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Tuesday, April 16, 2024
The Observer

First impressions

A movie’s opening scene may well be the most important scene in a movie. Oftentimes it is overlooked, but it can carry just as much weight as the ending scene. It introduces key characters, frames the time and location and sets the mood for the entire movie. A great opening scene has to be a hook for the audience, drawing them in and giving them all the important information and dynamics without boring them. And yet, all too often we forget about these introductions. So, today, I will be showing appreciation for what I believe to be some of the best opening scenes in movie history.


I have this theory that Steve Buscemi can make any movie better, and the opening scene of “Desperado” does nothing to disprove this claim. When Buscemi strolls into the cantina in this movie, greeted with threatening stares, he maintains his air of confidence and ignorance, graphically retelling events he’d witnessed in a shootout earlier. Not only does it make for a fun scene, but it paints an intimidating picture of Antonio Banderas’ character, who we have yet to meet. Buscemi goes on talking for the entire scene, his incredible delivery and disposition selling his story to the bar patrons. I love a scene like this one. It is so simple and has potential to be great or ultimately forgettable based on the actor. 


“Scream” is a revolutionary movie in many ways. It completely revitalized the horror genre in the ‘90s, and it’s no wonder that “Scream” has one of the most famous opening scenes in movie history. We must first understand that “Scream” was marketed as a Drew Barrymore movie. As a famous actress, she was in the forefront of promotions and posters. As far as the public was concerned, she was the protagonist of the entire movie. So, when the first scene plays and she is brutally murdered, it throws the audience in a complete loop. It shows right off the bat that nobody is safe and anybody, even the star, is on the chopping block. This is a marketing ploy that could never be successfully executed today. 

“The Dark Knight”

Every audience loves a good heist, and “The Dark Knight” delivers. This opening scene introduces the Joker’s goons, displaying their hostility, greed and attitude towards others and within the organization. Not only is it a beautiful, cinematic scene and a carefully thought out heist, but it is a classic Joker scheme straight out of the comic books — complete with henchmen, bombs, double-crosses, elaborate getaways and the infamous clown masks. It also helps us understand the twisted, intricate mindset of the Joker and gives us everything we want in a Batman movie. Until the end, we don’t even know this scene is introducing us to one of the greatest movie villains of all time.


Need I explain why this absolute emotional roller coaster of a scene gets a spot on this list?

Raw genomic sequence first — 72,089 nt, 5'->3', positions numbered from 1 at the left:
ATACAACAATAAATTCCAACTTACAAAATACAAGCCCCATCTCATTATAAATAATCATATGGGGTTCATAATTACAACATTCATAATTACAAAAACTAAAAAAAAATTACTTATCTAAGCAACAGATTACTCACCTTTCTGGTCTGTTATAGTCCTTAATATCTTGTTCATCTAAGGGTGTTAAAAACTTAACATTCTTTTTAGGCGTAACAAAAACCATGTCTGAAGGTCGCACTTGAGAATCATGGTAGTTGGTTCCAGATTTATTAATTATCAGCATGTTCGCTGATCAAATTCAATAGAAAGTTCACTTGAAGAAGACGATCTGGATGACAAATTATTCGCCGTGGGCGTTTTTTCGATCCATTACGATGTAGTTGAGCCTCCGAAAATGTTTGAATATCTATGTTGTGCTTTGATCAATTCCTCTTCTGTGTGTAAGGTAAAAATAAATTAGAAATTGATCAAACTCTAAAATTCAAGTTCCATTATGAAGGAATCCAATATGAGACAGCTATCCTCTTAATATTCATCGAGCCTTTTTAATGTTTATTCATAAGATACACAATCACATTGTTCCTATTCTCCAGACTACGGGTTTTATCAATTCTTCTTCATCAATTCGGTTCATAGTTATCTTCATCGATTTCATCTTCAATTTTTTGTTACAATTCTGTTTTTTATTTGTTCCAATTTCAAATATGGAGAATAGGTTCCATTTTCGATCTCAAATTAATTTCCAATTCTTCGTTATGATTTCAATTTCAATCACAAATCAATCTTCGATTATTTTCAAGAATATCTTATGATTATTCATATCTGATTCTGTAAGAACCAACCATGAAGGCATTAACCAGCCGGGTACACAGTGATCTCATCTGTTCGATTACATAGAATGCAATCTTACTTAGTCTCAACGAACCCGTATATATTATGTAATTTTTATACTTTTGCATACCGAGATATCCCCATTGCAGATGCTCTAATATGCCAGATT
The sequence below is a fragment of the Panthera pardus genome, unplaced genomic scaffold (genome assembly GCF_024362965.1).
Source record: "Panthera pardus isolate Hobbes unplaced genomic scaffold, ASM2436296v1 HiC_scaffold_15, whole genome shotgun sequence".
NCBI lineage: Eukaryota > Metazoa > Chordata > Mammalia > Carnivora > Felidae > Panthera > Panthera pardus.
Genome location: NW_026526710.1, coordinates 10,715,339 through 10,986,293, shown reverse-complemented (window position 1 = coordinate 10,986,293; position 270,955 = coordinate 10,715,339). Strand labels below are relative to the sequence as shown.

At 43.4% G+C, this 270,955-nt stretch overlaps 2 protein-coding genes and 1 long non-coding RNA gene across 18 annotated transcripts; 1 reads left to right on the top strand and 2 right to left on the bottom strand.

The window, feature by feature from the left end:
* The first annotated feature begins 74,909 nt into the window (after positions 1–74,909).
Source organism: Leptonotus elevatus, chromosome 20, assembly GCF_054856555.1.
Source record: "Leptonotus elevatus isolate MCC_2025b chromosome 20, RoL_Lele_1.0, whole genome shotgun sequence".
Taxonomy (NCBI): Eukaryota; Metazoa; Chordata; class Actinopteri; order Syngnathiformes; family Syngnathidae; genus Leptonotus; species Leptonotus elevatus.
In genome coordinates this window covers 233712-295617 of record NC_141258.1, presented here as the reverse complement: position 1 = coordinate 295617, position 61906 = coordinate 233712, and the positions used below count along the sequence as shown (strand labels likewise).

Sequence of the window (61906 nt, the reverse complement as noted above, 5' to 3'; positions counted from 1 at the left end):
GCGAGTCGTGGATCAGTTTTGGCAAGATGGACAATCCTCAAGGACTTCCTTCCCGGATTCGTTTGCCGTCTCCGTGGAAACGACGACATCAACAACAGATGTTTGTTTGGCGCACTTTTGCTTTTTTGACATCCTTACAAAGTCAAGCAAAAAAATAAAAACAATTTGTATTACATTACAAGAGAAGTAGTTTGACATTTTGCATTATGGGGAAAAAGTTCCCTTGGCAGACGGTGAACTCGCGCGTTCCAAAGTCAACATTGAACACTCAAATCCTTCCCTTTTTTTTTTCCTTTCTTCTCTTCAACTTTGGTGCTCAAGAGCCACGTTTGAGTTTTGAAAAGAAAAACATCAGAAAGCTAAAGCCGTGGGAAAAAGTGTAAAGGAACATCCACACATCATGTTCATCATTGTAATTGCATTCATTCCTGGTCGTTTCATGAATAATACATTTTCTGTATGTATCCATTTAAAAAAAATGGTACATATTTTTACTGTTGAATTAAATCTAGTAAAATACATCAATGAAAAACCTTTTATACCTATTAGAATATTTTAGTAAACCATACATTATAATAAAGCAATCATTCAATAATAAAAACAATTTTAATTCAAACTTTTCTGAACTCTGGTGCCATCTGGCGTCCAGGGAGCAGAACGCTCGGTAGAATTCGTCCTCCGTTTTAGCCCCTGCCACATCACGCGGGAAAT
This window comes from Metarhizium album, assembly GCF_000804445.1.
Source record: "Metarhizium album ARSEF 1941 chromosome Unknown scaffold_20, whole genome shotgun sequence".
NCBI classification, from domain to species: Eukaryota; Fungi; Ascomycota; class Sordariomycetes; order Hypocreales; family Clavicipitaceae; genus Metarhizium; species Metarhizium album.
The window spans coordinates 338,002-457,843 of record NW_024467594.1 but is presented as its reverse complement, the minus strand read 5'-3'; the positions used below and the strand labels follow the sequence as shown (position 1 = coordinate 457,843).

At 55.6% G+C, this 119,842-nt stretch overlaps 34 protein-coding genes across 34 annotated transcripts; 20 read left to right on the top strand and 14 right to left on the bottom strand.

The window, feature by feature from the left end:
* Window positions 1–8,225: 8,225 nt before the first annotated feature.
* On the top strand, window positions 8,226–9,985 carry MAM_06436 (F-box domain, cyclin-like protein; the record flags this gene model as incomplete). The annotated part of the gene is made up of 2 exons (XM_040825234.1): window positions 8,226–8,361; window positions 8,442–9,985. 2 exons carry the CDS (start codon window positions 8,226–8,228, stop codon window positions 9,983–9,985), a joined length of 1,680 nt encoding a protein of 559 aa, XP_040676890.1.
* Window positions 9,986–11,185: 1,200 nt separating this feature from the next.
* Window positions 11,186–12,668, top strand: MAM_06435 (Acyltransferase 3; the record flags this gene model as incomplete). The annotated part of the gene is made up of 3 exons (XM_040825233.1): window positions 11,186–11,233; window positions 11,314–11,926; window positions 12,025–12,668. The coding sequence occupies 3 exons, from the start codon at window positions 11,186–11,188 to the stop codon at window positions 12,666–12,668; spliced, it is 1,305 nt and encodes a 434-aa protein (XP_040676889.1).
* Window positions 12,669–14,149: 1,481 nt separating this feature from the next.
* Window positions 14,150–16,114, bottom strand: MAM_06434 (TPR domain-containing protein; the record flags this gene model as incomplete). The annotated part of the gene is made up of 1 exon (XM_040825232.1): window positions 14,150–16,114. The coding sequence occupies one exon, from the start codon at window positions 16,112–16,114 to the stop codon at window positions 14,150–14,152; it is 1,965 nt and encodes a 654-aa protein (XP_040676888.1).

I don’t think any other movie has brought their audience to tears in such an immediate time frame. All in the first scene, you’re laughing at childhood nostalgia, smiling at a blossoming relationship, tearing up at the inability to start a family, dreaming of growing old with someone you love and then sobbing at the death of the one person who truly loves you. DreamWorks actually put a miscarriage subplot in the opening scene of their children’s movie. This scene is filled with all the whimsical nature of childhood and the adventurous spirit Carl and Ellie had as children that fuels their desire to visit Paradise Falls, which will direct the entire plot of the movie. This is a super effective setup to the movie — we completely understand Carl’s motivation and relate to him before the five-minute mark. 

Honorable mentions: Once Upon a Time in the West, Hercules, Ferris Bueller’s Day Off, Raiders of the Lost Ark, Pulp Fiction

“Inglourious Basterds”

Coming in at number one is Christoph Waltz’s incredible opening scene in “Inglorious Basterds.” This is one of the most brilliantly performed scenes in any movie I have ever seen. Waltz brings an excellent delivery in every scene in “Inglorious Basterds,” always managing to feel three steps ahead of any other character. This scene rivals some of John Carpenter’s for the most intense, suspenseful six minutes in any movie. The entire conversation between Colonel Hans Landa and Monsieur LaPadite with Ennio Morricone’s score in the background is off-putting and discordant, bringing the audience to the edge of their seats. We know the LaPadites are harboring a Jewish family, but does the Colonel know? When he launches into a monologue about his nickname and how he got it, the audience is captivated, holding their breaths with the Deyfuses as Landa stares into the soul of Monsieur LaPadite. Ultimately, it is a breathtaking scene that I firmly believe no other actor could have pulled off and it sets up the tone of the movie and the fear we should all have for Colonel Hans Landa.

The views expressed in this column are those of the author and not necessarily those of The Observer.